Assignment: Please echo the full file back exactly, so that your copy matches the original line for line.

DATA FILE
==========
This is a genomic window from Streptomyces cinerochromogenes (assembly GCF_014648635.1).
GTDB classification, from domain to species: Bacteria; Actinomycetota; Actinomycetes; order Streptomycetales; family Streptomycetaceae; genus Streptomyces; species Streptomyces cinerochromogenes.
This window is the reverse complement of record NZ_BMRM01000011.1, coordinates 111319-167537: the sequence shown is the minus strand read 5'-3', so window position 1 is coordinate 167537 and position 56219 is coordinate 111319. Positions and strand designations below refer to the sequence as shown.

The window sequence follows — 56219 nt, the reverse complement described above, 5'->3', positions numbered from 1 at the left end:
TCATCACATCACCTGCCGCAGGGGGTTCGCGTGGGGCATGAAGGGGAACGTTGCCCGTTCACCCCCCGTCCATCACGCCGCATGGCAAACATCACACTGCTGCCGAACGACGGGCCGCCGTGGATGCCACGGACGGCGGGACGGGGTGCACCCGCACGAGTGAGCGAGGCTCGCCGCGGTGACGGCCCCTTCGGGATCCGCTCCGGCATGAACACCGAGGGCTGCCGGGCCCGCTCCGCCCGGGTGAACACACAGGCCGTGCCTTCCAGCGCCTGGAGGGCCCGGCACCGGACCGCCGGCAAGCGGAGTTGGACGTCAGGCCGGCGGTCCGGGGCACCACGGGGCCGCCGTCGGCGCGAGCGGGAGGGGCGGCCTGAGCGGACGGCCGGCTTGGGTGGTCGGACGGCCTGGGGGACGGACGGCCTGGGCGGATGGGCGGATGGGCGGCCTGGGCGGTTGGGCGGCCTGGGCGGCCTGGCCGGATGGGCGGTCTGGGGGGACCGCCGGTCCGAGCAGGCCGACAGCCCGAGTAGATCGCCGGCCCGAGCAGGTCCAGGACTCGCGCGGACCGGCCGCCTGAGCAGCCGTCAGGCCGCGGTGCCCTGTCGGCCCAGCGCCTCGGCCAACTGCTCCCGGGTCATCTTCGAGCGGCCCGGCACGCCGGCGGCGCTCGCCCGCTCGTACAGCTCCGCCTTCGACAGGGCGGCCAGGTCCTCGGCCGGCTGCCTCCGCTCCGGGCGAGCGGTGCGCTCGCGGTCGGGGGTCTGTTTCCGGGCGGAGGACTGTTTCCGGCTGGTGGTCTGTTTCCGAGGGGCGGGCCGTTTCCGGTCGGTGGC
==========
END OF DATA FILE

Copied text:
This is a genomic window from Streptomyces cinerochromogenes (assembly GCF_014648635.1).
GTDB classification, from domain to species: Bacteria; Actinomycetota; Actinomycetes; order Streptomycetales; family Streptomycetaceae; genus Streptomyces; species Streptomyces cinerochromogenes.
This window is the reverse complement of record NZ_BMRM01000011.1, coordinates 111319-167537: the sequence shown is the minus strand read 5'-3', so window position 1 is coordinate 167537 and position 56219 is coordinate 111319. Positions and strand designations below refer to the sequence as shown.

The window sequence follows — 56219 nt, the reverse complement described above, 5'->3', positions numbered from 1 at the left end:
TCATCACATCACCTGCCGCAGGGGGTTCGCGTGGGGCATGAAGGGGAACGTTGCCCGTTCACCCCCCGTCCATCACGCCGCATGGCAAACATCACACTGCTGCCGAACGACGGGCCGCCGTGGATGCCACGGACGGCGGGACGGGGTGCACCCGCACGAGTGAGCGAGGCTCGCCGCGGTGACGGCCCCTTCGGGATCCGCTCCGGCATGAACACCGAGGGCTGCCGGGCCCGCTCCGCCCGGGTGAACACACAGGCCGTGCCTTCCAGCGCCTGGAGGGCCCGGCACCGGACCGCCGGCAAGCGGAGTTGGACGTCAGGCCGGCGGTCCGGGGCACCACGGGGCCGCCGTCGGCGCGAGCGGGAGGGGCGGCCTGAGCGGACGGCCGGCTTGGGTGGTCGGACGGCCTGGGGGACGGACGGCCTGGGCGGATGGGCGGATGGGCGGCCTGGGCGGTTGGGCGGCCTGGGCGGCCTGGCCGGATGGGCGGTCTGGGGGGACCGCCGGTCCGAGCAGGCCGACAGCCCGAGTAGATCGCCGGCCCGAGCAGGTCCAGGACTCGCGCGGACCGGCCGCCTGAGCAGCCGTCAGGCCGCGGTGCCCTGTCGGCCCAGCGCCTCGGCCAACTGCTCCCGGGTCATCTTCGAGCGGCCCGGCACGCCGGCGGCGCTCGCCCGCTCGTACAGCTCCGCCTTCGACAGGGCGGCCAGGTCCTCGGCCGGCTGCCTCCGCTCCGGGCGAGCGGTGCGCTCGCGGTCGGGGGTCTGTTTCCGGGCGGAGGACTGTTTCCGGCTGGTGGTCTGTTTCCGAGGGGCGGGCCGTTTCCGGTCGGTGGC